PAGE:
"Muslims are unlikely to accept any allotment that is outside the acquired land," says Khan, hinting that the land allotment may become a contentious issue.
Unending zigzag pathway
Pandey and his wife are familiar with the security protocol and the topography. They stop at another frisking point, manned by more policemen than the previous one. Beeps of the metal detectors are the only audible sound as visitors silently pass through the booth.
After being frisked at the two previous checkpoints, a chew-able tablet is found in my pocket. The policemen looks at me and I promptly swallowed the tablet saying it was for my sour throat.
The walking continues. At the next checkpoint a hundred or so yards away, another object was found in my pocket -- a packet of Extra chewing gums.
The policeman angrily complains to his superior. "See this, Sir, and these guys have been frisked earlier," he says, signalling me keep walking.
The make-shift temple
After the final round of frisking, visitors walk again to reach the make-shift temple, a white tent on top of a mound surrounded by heavily armed commandos.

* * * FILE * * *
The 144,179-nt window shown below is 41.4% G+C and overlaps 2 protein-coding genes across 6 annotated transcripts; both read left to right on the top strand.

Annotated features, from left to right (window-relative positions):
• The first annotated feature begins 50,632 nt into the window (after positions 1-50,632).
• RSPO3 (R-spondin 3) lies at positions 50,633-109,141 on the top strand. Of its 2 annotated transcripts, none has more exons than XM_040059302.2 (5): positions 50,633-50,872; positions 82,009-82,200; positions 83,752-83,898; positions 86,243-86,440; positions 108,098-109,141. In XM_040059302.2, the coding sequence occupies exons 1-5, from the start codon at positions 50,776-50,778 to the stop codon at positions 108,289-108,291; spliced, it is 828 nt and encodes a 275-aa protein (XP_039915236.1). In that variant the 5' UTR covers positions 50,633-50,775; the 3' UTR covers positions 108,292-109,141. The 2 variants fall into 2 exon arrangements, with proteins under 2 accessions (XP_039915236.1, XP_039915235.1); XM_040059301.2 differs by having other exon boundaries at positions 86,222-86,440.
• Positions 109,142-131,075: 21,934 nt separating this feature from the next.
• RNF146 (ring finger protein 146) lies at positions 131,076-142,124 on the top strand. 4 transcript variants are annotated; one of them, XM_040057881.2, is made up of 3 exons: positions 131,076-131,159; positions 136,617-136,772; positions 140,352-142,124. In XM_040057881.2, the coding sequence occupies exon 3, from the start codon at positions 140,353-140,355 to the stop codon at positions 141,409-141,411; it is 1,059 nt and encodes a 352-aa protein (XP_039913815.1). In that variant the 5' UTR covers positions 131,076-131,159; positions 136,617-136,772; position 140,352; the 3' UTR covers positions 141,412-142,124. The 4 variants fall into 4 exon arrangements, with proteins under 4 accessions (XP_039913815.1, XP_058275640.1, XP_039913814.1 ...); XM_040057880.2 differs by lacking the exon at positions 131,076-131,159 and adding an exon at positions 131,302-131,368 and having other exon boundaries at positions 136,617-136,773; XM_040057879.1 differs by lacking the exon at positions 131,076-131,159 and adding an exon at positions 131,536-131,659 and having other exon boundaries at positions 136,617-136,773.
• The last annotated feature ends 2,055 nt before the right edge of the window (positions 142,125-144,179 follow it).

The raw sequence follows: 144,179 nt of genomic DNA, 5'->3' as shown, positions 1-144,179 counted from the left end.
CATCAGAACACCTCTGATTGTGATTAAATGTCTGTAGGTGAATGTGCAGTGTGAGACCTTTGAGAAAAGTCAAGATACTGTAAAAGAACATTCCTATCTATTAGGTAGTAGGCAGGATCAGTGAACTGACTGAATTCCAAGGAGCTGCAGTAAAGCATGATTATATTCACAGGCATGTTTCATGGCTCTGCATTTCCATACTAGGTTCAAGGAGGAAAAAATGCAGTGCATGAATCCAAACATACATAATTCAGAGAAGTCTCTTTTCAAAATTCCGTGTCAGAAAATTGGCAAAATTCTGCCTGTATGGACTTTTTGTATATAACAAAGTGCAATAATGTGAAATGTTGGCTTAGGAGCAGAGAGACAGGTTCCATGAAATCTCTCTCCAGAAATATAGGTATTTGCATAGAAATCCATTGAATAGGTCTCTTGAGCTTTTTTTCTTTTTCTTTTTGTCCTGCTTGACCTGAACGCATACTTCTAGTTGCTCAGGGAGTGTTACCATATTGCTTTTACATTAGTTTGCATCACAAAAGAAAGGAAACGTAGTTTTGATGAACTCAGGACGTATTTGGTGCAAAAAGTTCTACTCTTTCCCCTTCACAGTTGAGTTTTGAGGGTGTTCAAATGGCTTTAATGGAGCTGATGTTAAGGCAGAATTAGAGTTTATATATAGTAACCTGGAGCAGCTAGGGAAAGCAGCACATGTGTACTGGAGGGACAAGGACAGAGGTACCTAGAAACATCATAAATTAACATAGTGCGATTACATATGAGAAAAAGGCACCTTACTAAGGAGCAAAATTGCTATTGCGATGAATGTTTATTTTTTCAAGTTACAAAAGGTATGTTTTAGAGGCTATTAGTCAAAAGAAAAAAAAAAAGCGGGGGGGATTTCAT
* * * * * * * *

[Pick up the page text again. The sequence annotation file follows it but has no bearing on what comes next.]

"Look right to see Ramlala," reads a sign in red. "Keep walking and look right," instructs a police officer. Visitors get barely a few seconds to look at Ram Lala or the child avatar of deity Ram whose statue and of his three brothers -- Lakshman, Bharat and Shatrughan -- are kept on a platform under the tent.
"Next to the platform is a statue of Hanuman," points out a young priest before handing over prasad to the visitors. After the Darshan is over, the visitors no longer have to worry about heavy security. On their way out, they face demanding monkeys trying to snatch the prasad from their hands.
The makeshift temple on the mound is located at the very spot where Babri Masjid stood and 27 years after the demolition, there is no sign of the mosque or debris or stones.
In the coming months, when the site is turned into a grand temple and an alternate land is allotted to Muslims, the memory of the mosque may also fade away as the nation moves forward, leaving this 134 -year-old bitter dispute behind.